Podcast: Cataloguing every human cell in the quest to build ‘Human Cell Atlas’

| | January 14, 2019

SCOTT SIMON, HOST: Your body has around 37 trillion cells – no, really, we’ve counted, all bodies do, including BJ Leiderman, who writes our theme music – heart cells, liver cells, bone cells. NPR’s Nell Greenfieldboyce reports scientists are now using a powerful technology to discover the kinds of cells that weren’t previously recognized, and their goal is to build an atlas of every cell in the human body.

NELL GREENFIELDBOYCE, BYLINE: At the Broad Institute of MIT and Harvard in Boston, I watch a researcher named Julia Waldman consider some bits of what looks like orange Styrofoam. It’s skin – frozen, human skin.

She puts thousands of [cell nuclei] into a special device. It encases each cell nucleus in a separate droplet of oil along with a tiny bead of gel that has a unique barcode. When these droplets get run through a machine, the contents of each individual cell nucleus can be analyzed separately, thousands of them all at once.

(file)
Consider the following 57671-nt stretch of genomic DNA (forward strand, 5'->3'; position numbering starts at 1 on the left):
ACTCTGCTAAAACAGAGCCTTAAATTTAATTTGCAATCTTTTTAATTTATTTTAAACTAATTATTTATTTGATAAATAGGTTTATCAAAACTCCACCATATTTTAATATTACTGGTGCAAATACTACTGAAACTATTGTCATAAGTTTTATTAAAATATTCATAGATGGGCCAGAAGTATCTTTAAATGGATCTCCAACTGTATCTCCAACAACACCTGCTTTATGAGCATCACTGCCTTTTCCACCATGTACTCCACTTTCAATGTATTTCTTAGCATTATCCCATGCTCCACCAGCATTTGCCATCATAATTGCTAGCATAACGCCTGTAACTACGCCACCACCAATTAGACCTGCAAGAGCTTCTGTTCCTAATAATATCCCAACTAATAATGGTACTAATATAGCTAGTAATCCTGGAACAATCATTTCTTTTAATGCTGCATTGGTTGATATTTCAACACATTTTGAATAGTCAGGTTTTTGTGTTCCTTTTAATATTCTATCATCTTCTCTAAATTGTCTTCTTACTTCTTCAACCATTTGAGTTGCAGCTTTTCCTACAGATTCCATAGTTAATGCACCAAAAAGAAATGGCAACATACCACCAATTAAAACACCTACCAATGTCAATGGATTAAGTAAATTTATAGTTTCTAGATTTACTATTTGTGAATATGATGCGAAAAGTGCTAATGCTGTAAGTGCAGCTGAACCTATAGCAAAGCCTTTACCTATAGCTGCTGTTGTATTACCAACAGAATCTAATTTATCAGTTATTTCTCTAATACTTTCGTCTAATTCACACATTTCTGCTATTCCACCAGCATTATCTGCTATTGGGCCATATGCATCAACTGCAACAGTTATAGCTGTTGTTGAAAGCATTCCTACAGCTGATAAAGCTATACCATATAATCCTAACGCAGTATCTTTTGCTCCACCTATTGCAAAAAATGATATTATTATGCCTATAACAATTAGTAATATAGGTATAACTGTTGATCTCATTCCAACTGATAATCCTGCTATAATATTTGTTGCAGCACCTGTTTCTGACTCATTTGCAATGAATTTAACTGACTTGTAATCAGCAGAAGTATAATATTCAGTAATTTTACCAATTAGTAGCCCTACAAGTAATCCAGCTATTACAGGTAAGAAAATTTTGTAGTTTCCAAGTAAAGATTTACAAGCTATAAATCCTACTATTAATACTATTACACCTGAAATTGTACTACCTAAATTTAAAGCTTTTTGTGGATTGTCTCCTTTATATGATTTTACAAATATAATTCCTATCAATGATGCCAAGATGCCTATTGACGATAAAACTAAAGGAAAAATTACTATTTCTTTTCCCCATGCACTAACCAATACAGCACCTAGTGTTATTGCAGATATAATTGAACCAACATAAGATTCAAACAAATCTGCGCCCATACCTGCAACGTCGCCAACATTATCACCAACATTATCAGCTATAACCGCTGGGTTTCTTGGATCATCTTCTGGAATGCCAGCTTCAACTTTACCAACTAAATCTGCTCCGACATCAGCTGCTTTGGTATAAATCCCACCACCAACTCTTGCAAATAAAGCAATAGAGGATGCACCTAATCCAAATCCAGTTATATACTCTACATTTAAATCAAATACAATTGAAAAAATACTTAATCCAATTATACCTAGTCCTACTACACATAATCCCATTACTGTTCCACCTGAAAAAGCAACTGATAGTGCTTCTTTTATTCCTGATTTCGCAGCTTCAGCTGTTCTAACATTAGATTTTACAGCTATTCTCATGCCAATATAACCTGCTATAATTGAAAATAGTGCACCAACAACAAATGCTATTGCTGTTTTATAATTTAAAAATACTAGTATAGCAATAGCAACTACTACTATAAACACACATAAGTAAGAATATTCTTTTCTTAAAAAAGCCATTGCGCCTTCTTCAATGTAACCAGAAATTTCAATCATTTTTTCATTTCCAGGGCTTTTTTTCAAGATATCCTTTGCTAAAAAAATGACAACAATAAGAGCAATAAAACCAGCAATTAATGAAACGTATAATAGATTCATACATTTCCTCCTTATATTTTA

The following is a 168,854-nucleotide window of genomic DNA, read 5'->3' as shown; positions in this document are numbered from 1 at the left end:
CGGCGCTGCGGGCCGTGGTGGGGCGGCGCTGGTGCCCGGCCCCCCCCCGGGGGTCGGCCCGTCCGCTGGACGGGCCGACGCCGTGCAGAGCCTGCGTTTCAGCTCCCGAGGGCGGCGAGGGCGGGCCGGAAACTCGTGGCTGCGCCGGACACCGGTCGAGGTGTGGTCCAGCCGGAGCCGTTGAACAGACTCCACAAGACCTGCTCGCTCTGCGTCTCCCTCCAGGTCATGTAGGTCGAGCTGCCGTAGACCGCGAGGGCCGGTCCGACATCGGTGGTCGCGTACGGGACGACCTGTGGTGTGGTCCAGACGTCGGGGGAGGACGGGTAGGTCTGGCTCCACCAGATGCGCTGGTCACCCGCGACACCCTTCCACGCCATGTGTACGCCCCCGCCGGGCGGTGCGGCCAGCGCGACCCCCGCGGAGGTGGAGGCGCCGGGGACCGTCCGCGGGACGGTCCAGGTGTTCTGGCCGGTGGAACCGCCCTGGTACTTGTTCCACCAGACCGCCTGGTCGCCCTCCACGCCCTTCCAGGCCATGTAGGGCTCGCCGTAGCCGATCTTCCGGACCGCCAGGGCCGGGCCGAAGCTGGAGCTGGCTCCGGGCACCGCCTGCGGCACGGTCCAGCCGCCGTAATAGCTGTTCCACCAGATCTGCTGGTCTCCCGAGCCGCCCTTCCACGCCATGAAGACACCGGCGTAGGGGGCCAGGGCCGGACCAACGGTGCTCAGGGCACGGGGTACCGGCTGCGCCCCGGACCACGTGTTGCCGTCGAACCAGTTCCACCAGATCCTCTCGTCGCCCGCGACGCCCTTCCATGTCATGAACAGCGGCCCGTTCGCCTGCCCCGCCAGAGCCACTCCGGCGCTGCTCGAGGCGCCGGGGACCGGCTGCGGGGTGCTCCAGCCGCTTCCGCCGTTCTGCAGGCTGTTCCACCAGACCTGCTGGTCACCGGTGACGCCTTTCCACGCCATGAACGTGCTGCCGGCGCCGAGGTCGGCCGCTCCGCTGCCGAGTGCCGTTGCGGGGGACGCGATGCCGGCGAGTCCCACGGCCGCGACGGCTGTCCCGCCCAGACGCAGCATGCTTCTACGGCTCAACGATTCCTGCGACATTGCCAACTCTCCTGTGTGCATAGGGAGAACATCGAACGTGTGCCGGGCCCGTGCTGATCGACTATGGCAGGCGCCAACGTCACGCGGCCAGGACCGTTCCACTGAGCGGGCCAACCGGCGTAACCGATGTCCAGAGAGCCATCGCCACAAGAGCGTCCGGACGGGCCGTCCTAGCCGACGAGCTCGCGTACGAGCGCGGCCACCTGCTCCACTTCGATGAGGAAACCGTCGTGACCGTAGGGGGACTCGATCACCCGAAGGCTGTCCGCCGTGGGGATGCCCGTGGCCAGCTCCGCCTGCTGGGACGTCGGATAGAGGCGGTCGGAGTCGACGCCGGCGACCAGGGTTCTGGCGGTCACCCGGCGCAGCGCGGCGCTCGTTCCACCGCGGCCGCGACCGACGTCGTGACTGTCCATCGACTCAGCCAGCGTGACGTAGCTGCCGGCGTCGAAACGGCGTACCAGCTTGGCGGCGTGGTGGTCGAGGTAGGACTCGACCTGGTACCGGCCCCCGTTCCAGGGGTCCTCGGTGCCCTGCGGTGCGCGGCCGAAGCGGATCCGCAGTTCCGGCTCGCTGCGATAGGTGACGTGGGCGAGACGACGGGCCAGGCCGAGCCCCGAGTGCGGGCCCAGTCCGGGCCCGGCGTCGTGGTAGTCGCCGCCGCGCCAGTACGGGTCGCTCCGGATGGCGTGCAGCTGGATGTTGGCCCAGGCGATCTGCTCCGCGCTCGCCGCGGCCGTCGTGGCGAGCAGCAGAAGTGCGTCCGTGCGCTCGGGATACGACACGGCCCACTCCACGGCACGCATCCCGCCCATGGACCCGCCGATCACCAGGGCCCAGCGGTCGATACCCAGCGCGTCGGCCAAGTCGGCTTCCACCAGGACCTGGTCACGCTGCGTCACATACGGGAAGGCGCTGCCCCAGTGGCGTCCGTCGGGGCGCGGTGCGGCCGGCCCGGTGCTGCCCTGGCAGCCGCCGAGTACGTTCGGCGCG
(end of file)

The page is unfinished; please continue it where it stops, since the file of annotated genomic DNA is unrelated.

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[Researcher Aviv] Regev and some of her colleagues plan to catalogue every single cell type in the human body. They call it the Human Cell Atlas.

The effort started a couple years ago, and it will take years to complete. But the payoff could be huge with new insights into all kinds of diseases.

Read full, original post: Biological Cartographers Seek To Map The Trillions Of Cells In The Human Body

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